A study conducted by researchers at McGill University and scientists from Italy suggests that blocking inflammation after injury might make that pain chronic — a finding that challenges the standard approach to treating pain. Chronic pain — especially in the lower back — is a common ailment, but scientists don't know why some back injuries resolve themselves while others cause suffering for years. In this study, researchers found that neutrophils, a type of white blood cell that helps the body fight infection and dominates the early stages of inflammation, play a key role in resolving pain. Jeffrey Mogil, researcher of the study and professor of psychology at McGill University, says standard medical practice for treatment of short lasting pain after injury might be the opposite of what we should be doing. "We think that chronic pain develops because of inflammation so we think inflammation is bad and we should stop it. But what this study suggests is that yes, but at the cost of increasing your chances to develop chronic pain," Mogil said. Read more on this story here.

Now for some good news to start your Friday: A young volunteer and philanthropist has been recognized for his work with multiple charities in Sudbury, Ont. William McCormick was one of two dozen people to be awarded the Ontario Medal for Young Volunteers April 28. Along with his volunteer work with several Sudbury charities, McCormick also founded two community groups — A Place to Call Their Home and Service Not Forgotten. McCormick started A Place to Call Their Home with his brother, with a goal of reaching out to underrepresented or underserved populations by sending care packages of school supplies, and providing clothing to groups in need, he said. "My parents have always tried to instill in us a deep sense of gratitude for the situation we're in," he said. "I've been provided a loving family and all the support I could ever need, and it was really important to try to give back." Read more about the young award winner.

Opinion: The ideals and principles that proved Jason Kenney's undoing

It is much easier to say no without having to provide a reason than to translate ideas into legislation that advances the common good. This proved to be a difficult adjustment for some MLAs and party members, writes Howard Anglin. Read the column here.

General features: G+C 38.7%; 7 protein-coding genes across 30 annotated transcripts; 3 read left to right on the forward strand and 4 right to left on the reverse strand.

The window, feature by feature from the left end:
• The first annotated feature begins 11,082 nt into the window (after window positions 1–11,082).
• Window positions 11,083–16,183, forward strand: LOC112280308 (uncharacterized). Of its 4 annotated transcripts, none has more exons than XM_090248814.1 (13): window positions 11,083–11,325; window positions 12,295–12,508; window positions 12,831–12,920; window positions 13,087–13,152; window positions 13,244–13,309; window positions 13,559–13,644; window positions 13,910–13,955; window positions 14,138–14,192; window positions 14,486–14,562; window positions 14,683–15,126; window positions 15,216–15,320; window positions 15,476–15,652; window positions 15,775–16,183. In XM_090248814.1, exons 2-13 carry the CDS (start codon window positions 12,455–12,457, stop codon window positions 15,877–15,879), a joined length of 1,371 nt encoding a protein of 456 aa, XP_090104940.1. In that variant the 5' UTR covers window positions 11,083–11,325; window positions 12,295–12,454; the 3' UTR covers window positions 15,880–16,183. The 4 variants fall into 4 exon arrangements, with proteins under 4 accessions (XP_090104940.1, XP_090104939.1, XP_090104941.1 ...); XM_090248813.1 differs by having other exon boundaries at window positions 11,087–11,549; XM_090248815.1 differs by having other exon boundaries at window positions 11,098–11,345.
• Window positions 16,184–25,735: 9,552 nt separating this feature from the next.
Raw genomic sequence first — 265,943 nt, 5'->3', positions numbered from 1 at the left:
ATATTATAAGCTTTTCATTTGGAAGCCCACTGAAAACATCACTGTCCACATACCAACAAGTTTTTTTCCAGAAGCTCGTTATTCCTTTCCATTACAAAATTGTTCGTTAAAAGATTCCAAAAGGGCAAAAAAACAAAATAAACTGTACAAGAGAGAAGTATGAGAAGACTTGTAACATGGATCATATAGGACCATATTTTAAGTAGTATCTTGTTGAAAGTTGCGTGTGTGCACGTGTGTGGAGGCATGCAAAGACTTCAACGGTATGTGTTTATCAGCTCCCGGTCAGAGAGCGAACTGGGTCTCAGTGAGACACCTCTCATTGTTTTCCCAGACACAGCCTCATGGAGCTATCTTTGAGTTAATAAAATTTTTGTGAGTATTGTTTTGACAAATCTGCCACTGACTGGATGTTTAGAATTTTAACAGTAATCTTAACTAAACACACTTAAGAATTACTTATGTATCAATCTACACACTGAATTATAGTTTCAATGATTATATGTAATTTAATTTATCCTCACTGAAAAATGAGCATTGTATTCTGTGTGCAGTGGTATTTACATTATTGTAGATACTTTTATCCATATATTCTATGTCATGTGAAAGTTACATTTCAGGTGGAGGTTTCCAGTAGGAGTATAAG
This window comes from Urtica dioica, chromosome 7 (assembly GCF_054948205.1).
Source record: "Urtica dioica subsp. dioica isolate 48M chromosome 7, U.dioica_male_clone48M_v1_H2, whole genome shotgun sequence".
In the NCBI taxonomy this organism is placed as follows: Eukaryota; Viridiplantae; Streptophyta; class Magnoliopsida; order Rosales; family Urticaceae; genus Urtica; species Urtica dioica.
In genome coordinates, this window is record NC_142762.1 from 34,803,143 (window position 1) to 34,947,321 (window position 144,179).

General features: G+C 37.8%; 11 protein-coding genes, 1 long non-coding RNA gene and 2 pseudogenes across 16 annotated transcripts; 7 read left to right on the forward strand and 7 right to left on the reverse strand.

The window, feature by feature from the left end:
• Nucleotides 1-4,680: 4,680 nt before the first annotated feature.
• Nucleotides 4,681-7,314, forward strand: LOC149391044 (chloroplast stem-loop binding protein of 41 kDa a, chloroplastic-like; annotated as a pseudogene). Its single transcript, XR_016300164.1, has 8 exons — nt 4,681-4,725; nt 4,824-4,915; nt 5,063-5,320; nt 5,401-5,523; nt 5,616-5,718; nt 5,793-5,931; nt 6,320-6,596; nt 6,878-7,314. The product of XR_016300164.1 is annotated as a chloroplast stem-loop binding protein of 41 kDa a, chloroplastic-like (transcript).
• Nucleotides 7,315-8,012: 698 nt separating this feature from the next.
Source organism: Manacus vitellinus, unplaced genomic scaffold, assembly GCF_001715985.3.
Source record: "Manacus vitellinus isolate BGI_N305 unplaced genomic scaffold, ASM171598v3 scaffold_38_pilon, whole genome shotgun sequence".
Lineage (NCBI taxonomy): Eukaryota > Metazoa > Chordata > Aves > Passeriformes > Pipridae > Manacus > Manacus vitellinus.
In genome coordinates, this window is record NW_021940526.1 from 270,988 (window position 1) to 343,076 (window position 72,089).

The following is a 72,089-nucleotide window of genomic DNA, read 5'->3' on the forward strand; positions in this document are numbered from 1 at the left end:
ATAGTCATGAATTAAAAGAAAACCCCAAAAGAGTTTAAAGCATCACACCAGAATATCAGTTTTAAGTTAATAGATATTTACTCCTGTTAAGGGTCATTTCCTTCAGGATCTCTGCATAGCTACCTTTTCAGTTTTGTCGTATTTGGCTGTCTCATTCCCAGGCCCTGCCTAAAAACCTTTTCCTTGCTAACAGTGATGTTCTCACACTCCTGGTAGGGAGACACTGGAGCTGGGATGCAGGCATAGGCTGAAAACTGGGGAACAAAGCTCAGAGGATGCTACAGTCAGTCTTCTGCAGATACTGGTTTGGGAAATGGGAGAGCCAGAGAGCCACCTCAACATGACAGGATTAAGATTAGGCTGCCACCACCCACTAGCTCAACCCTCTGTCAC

Nothing is Foreign: Israeli court decision could pave way for Palestinian evictions in West Bank

An Israeli court decision could allow the government to evict around 1,200 Palestinians from the Masafer Yatta area in the southern West Bank.

The May 4 High Court of Justice ruling rejected the prior appeals against eviction orders issued to residents of the area, which Israel declared a military firing zone in the 1980s.

Palestinians say they have a right to remain on the land and have lived there for generations, but Israel argues they are squatting and do not have the right to establish permanent residence in the firing zone.

The decision is being criticized by some legal experts in Israel, and the United Nations said in a statement that by upholding the eviction orders, the judicial system has given "carte blanche to the Israeli government to perpetuate the practice of systematic oppression against Palestinians."

We speak to Israeli human rights lawyer Michael Sfard about how the land of Masafer Yatta became a legal and physical battleground, and check in with Palestinian journalist Basel Adra about his experiences of reporting on the 20-year-long land dispute.

Today in history: May 20

1927: Charles Lindbergh takes off from Roosevelt Field in Long Island, N.Y., aboard the Spirit of St. Louis on his historic nonstop solo flight to France.

1979: The Winnipeg Jets win the last World Hockey Association championship, beating the visiting Edmonton Oilers 7-3 to take the series in six games. The final WHA goal is scored by Edmonton's Dave Semenko with 12 seconds left. The Jets, Oilers, Quebec Nordiques and New England Whalers joined the NHL the following season.

1986: Sharon Wood and Dwayne Congdon, both of Canmore, Alta., reach the top of Mount Everest. Wood is the first North American woman to reach the summit of the world's highest mountain.

2003: Canada's beef industry is plunged into crisis when it is revealed a cow slaughtered in January had bovine spongiform encephalopathy, more commonly called mad cow disease. The United States immediately closes its borders to Canadian beef imports. Dozens of other countries quickly follow suit.

With files from The Canadian Press, The Associated Press and Reuters